The tar pit of Lentiira

 

 

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The resinous stumps and pitchy pine logs have been chopped into 70-centimetre pieces, which are stacked by hand to make something shaped rather like a round loaf of bread. Stacking is exact work, because hardly any space can be left between the pieces of wood.


 

 

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Over a thousand cubic metres of wood was used in the giant pit in Lentiira. Resinous species, especially pine, yield the best tar. The pit, 23 metres in diameter at the top, is shaped like an inverted cone, the tip of which is a couple of metres below the ground surface. The tar runs out through pipes in the bottom of the pit.


 

 

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The fire had to be lit at several places around the circumference of the stack at exactly the same time. This pit had a circumference of 73 metres, so dozens of people had to be ready with their matches. Once the wood is burning, the edges are also covered with peat and, almost completely cut off from oxygen, the fire smoulders on. As the wood burns the pile shrinks and the tar flows down to the hole - called the "eye" - in the bottom of the pit and through it into pipes.


 

 

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A "tar dance" celebrating the firing of the Lentiira pit.


 

 

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Even at the latitude of Lentiira, the nights grow dark in August. Here, the world's biggest wood tar pit glows like an odd volcano in the northern night.


 

 

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As it smoulders a wood tar pit belches out an impossible volume of smoke. It has to be watched day and night, and any incipient flames doused at once. While the pit is smouldering, the peat cover is whacked with wooden cudgels to keep it dense and poor in oxygen. Wherever a hole has been burned through the peat, it is immediately patched.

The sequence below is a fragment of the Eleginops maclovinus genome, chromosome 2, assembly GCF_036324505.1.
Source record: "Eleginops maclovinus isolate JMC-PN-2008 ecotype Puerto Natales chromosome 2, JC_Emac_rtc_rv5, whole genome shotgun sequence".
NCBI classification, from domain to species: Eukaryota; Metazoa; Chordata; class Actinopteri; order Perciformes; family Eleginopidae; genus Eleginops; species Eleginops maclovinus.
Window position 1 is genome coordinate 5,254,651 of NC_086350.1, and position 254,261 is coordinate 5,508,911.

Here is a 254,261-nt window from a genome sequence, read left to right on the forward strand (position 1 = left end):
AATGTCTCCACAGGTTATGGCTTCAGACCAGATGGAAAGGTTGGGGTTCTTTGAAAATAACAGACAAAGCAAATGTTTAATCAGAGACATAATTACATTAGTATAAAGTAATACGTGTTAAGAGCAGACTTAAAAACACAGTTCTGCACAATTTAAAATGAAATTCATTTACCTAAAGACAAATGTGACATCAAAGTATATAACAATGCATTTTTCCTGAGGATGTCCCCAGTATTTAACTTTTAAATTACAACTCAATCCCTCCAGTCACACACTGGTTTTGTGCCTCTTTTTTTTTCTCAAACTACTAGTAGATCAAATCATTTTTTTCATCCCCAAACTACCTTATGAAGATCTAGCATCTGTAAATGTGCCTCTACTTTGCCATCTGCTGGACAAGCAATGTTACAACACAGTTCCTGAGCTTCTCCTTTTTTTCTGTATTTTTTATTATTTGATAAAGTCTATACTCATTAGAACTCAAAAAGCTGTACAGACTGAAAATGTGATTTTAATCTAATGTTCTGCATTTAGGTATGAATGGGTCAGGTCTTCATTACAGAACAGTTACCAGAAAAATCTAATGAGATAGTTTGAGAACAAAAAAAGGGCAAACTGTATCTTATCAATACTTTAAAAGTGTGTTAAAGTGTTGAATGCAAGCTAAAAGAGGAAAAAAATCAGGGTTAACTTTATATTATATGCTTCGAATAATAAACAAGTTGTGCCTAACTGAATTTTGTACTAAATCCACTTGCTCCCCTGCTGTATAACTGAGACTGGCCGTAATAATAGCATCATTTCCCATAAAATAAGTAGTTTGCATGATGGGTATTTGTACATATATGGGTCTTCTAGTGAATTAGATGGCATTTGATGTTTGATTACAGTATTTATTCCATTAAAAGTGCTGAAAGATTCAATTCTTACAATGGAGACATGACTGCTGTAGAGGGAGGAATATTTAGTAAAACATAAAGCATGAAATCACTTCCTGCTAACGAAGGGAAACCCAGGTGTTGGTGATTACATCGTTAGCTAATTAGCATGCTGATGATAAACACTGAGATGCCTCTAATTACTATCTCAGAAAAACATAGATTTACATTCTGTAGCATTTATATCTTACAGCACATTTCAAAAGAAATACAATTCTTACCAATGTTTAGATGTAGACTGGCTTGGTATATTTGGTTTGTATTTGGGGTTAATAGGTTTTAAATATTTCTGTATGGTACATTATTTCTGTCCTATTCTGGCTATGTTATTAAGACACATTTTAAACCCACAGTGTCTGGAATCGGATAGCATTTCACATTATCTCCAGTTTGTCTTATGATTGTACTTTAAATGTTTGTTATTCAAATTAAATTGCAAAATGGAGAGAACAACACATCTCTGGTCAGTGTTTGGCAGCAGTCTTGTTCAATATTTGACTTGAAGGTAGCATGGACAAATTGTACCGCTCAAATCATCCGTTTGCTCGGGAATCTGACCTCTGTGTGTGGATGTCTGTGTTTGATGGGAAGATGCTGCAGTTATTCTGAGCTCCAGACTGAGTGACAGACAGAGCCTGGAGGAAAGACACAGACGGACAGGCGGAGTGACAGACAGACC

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The tarmakers in Lentiira made one small concession to modernity by using steel pipes rather than the traditional ones made of hollowed-out trees. More tar is recovered when steel pipes are used, but they were hidden inside tree trunks anyway.


 

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The tar that flows from a pit is not immediately ready for use. For one thing, it contains water and other substances that have dissolved into it, creating what is colourfully called "tar piss". These foreign substances are removed by letting the tar stand and skimming them off. The world's biggest wood tar pit smouldered for two weeks, yielding 35,000 litres of tar and thousands of litres of by-products. It sold well. The Lentiira pit yielded enough tar to treat the shingle roofs of many churches.

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